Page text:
06/12/2016 - Governments in Latin America will need to improve public sector management and capacity – including budget allocation – to compensate for the pressure on public finances from sliding commodity prices, according to a new report by the OECD and Inter-American Development Bank covering more than 15 countries in the region.
Government at a Glance: Latin America and the Caribbean 2017 says that restoring stagnant productivity, reducing income disparities and improving social safety nets will require better managed government spending and overall public governance.
The report finds that public spending on public schools and hospitals can ease income inequality – but governments in Latin America and the Caribbean (LAC) mostly underinvest in such public services. In all, LAC countries spend just 8.7% of GDP on average on social programmes like education, health, unemployment benefits and pensions compared with 16.8% in OECD countries.
“A combination of stagnant productivity, high inequality and low revenue collection is putting a pinch on LAC governments. There is very limited room to expand public budgets, so LAC governments will need to better target their public spending and improve policy design to ensure better living standards for citizens,” said OECD Deputy Director of Public Governance and Territorial Development Luiz de Mello, launching the report at an International Ministerial Meeting on Productivity and Inclusive Growth in Santiago, Chile.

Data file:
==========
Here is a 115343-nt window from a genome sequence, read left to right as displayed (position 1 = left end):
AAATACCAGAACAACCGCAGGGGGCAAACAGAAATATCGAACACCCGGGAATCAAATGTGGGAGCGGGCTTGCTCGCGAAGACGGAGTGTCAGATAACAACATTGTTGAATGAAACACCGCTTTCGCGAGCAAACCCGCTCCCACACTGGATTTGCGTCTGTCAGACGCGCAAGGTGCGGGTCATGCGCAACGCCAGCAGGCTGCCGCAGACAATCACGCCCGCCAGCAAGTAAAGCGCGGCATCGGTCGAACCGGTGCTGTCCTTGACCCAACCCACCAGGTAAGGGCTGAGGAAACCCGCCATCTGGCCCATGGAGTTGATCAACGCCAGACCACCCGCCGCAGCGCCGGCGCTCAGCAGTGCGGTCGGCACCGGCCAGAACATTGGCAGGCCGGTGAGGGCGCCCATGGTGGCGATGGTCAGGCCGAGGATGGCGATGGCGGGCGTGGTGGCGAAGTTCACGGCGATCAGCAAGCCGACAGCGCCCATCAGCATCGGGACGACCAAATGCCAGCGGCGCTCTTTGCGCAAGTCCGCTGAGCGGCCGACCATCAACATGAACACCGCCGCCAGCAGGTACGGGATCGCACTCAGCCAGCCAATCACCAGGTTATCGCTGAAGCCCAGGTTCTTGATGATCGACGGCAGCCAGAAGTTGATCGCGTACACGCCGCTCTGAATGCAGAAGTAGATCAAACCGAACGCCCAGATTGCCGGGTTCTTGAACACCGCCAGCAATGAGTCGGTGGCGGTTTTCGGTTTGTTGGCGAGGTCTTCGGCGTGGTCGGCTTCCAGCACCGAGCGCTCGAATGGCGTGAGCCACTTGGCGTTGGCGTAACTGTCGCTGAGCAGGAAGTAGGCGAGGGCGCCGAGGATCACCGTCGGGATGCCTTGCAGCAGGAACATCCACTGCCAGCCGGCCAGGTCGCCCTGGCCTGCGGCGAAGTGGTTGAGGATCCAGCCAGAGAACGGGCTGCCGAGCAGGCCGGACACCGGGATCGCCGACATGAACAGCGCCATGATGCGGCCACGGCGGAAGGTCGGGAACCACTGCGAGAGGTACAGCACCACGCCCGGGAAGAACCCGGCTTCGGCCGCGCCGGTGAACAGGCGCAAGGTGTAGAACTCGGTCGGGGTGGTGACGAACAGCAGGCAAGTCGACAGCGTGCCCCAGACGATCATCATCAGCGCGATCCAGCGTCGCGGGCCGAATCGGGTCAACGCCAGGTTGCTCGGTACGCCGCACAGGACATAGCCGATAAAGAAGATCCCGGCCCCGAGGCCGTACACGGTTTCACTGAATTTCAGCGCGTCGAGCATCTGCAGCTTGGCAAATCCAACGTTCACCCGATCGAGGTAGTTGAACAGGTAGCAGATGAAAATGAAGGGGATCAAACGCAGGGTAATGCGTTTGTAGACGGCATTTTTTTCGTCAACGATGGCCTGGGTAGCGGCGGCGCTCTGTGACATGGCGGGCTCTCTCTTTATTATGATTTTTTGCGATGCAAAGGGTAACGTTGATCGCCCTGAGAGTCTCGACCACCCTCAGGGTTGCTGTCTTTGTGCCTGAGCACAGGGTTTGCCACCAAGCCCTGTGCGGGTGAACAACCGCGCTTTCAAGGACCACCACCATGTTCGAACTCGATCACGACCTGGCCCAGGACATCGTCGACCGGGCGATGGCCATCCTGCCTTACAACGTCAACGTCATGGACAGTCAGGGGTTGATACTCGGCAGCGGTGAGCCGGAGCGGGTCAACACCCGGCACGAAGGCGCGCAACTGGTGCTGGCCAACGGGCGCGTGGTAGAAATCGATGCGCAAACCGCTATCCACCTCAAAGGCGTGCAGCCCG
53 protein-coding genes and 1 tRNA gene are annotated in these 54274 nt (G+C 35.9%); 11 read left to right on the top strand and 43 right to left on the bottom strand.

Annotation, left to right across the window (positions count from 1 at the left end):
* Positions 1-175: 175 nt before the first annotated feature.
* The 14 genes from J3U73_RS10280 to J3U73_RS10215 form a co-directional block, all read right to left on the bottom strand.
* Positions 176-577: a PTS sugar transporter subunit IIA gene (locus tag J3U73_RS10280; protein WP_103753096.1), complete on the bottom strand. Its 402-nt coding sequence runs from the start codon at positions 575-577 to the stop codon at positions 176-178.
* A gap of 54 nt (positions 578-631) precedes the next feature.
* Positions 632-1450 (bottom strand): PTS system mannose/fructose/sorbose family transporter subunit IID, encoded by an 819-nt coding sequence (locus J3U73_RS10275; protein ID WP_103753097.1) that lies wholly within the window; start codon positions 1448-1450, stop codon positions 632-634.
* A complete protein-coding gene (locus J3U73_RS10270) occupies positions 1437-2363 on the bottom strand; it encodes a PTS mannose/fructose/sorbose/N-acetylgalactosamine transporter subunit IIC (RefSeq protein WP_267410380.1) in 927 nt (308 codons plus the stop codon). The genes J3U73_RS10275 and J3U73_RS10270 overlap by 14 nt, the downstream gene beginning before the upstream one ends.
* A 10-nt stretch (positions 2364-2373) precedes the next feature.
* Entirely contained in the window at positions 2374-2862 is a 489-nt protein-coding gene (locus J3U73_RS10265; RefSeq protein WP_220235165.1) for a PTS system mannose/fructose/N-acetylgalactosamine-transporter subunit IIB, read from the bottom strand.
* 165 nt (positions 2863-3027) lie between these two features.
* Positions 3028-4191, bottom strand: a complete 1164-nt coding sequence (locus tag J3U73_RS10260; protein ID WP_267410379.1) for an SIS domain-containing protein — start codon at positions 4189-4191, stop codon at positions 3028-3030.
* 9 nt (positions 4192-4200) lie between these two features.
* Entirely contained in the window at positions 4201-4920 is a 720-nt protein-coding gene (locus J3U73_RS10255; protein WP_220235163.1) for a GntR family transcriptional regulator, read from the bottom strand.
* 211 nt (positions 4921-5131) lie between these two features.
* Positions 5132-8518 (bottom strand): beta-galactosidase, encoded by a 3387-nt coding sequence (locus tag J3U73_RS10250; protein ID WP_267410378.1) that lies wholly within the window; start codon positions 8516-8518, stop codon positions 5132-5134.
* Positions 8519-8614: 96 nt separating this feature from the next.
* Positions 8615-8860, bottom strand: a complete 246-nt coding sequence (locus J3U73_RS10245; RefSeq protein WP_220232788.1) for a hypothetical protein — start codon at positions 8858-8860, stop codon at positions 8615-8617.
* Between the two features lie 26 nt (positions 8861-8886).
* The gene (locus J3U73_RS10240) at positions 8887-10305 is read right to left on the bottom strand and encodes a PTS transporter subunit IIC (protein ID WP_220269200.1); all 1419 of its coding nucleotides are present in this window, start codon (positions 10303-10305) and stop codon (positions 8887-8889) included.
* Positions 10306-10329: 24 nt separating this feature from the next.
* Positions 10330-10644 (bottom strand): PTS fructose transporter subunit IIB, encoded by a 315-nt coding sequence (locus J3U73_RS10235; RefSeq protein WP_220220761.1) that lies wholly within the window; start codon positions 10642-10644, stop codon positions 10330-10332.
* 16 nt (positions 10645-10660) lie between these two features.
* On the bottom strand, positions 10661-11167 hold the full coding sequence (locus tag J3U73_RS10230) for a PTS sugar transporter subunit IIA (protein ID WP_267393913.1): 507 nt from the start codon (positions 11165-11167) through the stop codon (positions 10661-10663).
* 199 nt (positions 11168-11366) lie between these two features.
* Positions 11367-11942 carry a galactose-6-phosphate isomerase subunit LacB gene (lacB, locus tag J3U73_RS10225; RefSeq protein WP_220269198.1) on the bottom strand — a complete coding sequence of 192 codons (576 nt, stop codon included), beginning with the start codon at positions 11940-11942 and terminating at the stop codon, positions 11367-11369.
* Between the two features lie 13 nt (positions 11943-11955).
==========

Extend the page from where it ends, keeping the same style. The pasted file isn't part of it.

The second edition of Government at a Glance: Latin America and the Caribbean covers Brazil, Costa Rica, Ecuador, Haiti, Mexico, Argentina, Uruguay, El Salvador, Panama, Dominican Republic, Colombia, Chile, Paraguay, Jamaica and Peru.
"In the last decade, Latin America and the Caribbean combined growth with a better income distribution, supported by favourable external conditions that facilitated the region’s growth and fiscal management. With a less favourable international scenario, governments must improve the efficiency and effectiveness of public spending. That means better design and implementation of public programs so they can ensure every penny spent can contribute to the reduction of social inequality and poverty and increase productivity in order to improve people's quality of life,” said Carlos Pimenta, IDB Fiscal and Municipal Principal Specialist.
Key findings of the report include:
Download the report and summaries in English, Spanish and Portuguese:
For further information, or to speak to one of the report’s authors, journalists should contact Catherine Bremer in the OECD Media Office (+33 1 45 24 97 00) or IDB Press Contact Mildred Rivera (+1 202 623 2319.)